Celebrate the Octave of Christmas with your family

By Michelle Martin | Staff Writer
Sunday, December 14, 2014

The kids wake up at zero-dark-thirty on Christmas morning, dig through their stockings for the good candy, rip the wrapping paper on the presents that were placed beneath the tree scant hours before and look up: Now what?

If the family did not go to Mass on Christmas Eve or attend Midnight Mass, then it might be time to get ready for church. If they have relatives in the area, the rest of the day might be taken up with traveling to someone else’s home for Christmas dinner. If they have a lot of relatives, they could be in for multiple Christmas dinners. Really. It happens.

But by the time the sun sets on Dec. 25, for most families, Christmas is, for all intents and purposes, over.

That’s a shame, according to Catholic writer and speaker Susan Vogt, because despite what retailers and radio stations might say, the Christmas season actually starts Dec. 25. It doesn’t end there.

The church celebrates several feasts and solemnities within the Octave of Christmas — that is, the eight days that start Dec. 25 and end Jan. 1 with the Solemnity of Mary, the Mother of God. Traditionally, Christians have celebrated the 12 days of Christmas, ending with the Epiphany.

Extend the holiday

While some families might want to focus on the church-based feasts, others can find plenty of ways to extend the Christmas holiday by enjoying time as a family, Vogt said.

Vogt, who also has enrichment activities posted on her website,, suggested that families that want to extend their celebration of the Nativity of the Lord start by thinking about the actual nativity, when Mary gave birth in a stable and the Holy Family huddled together while receiving visits from shepherds and kings.

The first thing, Vogt said, is to limit alone time. Christmas is a holiday to celebrate with others. Take the time in the days after Christmas, days when children generally are out of school and even many adults have lighter work obligations, to visit friends and family. Such visits might involve travel, as they did for the Magi, or they might be more local, as they were for the shepherds.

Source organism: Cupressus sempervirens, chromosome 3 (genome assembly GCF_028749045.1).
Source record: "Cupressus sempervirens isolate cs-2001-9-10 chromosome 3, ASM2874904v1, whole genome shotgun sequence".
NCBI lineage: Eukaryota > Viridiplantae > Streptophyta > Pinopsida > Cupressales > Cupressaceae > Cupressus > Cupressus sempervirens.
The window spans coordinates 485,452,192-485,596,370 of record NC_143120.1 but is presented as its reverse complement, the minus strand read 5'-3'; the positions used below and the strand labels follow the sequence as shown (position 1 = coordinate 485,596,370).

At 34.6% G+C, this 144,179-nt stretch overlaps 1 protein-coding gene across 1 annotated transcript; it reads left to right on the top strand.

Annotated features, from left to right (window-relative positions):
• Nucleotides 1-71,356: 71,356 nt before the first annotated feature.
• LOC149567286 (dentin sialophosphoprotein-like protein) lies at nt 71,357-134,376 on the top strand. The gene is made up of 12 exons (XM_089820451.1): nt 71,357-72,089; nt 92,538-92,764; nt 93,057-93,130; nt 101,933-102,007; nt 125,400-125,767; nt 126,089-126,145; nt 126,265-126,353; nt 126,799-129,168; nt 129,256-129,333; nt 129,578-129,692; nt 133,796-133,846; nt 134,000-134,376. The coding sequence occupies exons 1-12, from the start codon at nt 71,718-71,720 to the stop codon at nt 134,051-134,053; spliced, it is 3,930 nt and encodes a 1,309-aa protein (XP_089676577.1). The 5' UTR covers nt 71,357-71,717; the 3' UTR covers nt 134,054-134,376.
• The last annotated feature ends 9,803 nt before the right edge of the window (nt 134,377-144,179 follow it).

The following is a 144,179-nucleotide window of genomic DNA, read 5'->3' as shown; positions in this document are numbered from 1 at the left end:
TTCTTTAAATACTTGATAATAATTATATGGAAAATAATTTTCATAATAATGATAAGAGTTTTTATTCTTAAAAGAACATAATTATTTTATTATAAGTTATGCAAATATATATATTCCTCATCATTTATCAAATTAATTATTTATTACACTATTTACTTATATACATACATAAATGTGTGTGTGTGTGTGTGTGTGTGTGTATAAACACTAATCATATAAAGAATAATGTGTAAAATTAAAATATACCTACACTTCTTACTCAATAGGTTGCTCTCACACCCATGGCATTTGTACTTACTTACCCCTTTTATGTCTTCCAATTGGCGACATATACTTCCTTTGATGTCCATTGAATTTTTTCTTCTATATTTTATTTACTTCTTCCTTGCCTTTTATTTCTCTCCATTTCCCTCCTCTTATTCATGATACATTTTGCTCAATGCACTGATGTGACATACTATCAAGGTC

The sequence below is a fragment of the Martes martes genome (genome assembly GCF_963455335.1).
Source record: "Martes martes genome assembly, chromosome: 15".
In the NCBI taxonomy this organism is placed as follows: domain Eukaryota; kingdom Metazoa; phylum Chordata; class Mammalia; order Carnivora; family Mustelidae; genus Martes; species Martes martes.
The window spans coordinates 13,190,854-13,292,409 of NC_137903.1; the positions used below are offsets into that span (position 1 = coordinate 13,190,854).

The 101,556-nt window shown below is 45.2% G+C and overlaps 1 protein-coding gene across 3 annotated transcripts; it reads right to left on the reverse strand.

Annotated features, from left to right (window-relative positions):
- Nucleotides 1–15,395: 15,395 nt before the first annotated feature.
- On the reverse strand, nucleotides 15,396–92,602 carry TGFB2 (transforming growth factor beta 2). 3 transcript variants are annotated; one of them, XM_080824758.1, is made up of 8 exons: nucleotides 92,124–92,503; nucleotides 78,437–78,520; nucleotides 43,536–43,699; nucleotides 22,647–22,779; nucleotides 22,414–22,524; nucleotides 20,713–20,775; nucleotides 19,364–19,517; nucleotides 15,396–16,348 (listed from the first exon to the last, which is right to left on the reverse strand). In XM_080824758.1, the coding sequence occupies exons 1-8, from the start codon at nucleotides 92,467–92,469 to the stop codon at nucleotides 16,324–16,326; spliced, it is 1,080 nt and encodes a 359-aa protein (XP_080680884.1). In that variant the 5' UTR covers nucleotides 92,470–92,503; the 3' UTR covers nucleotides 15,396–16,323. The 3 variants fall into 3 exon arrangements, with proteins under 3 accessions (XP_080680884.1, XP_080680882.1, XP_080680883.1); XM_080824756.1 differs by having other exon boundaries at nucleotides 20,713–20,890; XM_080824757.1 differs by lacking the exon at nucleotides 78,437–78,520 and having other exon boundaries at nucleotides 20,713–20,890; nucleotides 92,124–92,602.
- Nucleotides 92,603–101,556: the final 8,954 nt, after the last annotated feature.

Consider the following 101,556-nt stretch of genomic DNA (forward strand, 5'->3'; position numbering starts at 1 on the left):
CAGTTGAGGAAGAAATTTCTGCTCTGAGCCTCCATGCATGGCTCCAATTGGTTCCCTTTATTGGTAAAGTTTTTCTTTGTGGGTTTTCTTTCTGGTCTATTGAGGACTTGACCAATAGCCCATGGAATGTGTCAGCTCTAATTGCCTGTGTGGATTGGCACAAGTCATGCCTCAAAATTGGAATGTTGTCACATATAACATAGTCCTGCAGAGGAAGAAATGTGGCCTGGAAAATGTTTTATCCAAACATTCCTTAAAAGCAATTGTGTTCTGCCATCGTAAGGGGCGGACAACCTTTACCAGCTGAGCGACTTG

Next, she said, is to limit time inside, as much as possible. Being outside necessarily cuts down on isolation, and can build solidarity with the people in the nativity story.

Not directly related, but an outgrowth of the other two, is to limit screen time for children and adults, to encourage human-to-human rather than human-to-device interaction.

Things that have worked for her family include spending time together playing games or doing activities that members received as Christmas gifts. One thing they started on a trip was allowing each member of the family to choose an activity that everyone else would participate in.

That could involve screen time, Vogt said, if someone wants the whole family to play a video game (Wii bowling anyone?) together, or even to come together to watch a movie. The key is that everyone is involved.

Vogt, who lives in Covington, Kentucky, said the first time her family tried having everyone choose an activity, they were on a trip to Chicago. One child chose laser tag.

“Jim and I, being lifelong peaceniks, never took our kids to laser tag or to anything else that involved shooting people, even in a simulation,” Vogt said. “We swallowed hard and decided one afternoon wouldn’t affect them too much, and we went, and it was a lot of fun.”

Christmas is also about a baby — the newborn Jesus — and Vogt said she would encourage families, when possible, to take the opportunity to visit a baby during the Christmas season. If they don’t have relatives or friends with infants, they could look for ways to help babies they don’t know, perhaps by donating baby goods to food pantries or crisis pregnancy centers.

Importance of families

Kathleen Laffey, who coordinates the family association at St. Mary of the Woods Parish, 7033 N. Moselle Ave., said this year, the group is emphasizing the Feast of the Holy Family, which falls the Sunday after Christmas. Different families will fill liturgical roles for each of the weekend Masses, she said.

Part of the goal is to remind people of the importance of families, and part of it is to encourage people to come to Mass that weekend.

“A lot of times, people think, ‘We went on Christmas, so we’re good,’” she said. “We’re trying to let people know they are welcome at Mass.”

Vogt said that celebrating Christmas early was always a pet peeve, and she and her husband worked to keep Christmas from encroaching on Advent, not even decorating the Christmas tree until Christmas Eve.

Keeping Advent, she said, reinforces the importance of waiting.

“You can get ready and prepare,” she said. “But the actual celebrations don’t start until Christmas Day.”

For more ideas to extend the Christmas celebration, visit

This year’s liturgical celebrations within the Octave of Christmas

  • Dec.25: Christmas
  • Dec. 26: Feast of St. Stephen, deacon and the first martyr
  • Dec. 27: Feast of St. John, apostle and evangelist
  • Dec. 28: Feast of the Holy Family of Jesus, Mary and Joseph
  • Dec. 29: Memorial of St. Thomas Becket, bishop and martyr
  • Dec. 31: Memorial of St. Sylvester, pope
  • Jan. 1: Solemnity of Mary, the Holy Mother of God

St. Stephen’s day

St. Stephen the Martyr is seen in a mural painted by Lorenzo Sabbatini in this photo taken during the restoration of the Pauline Chapel of the Apostolic Palace at the Vatican. There is much to celebrate and there is a lot to remember during the octave of Christmas. After honoring the birth of Christ on Dec. 25, the following day, on the second day of Christmas, the church honors St. Stephen, deacon and martyr.


  • christmas
  • midnight mass
  • susan vogt

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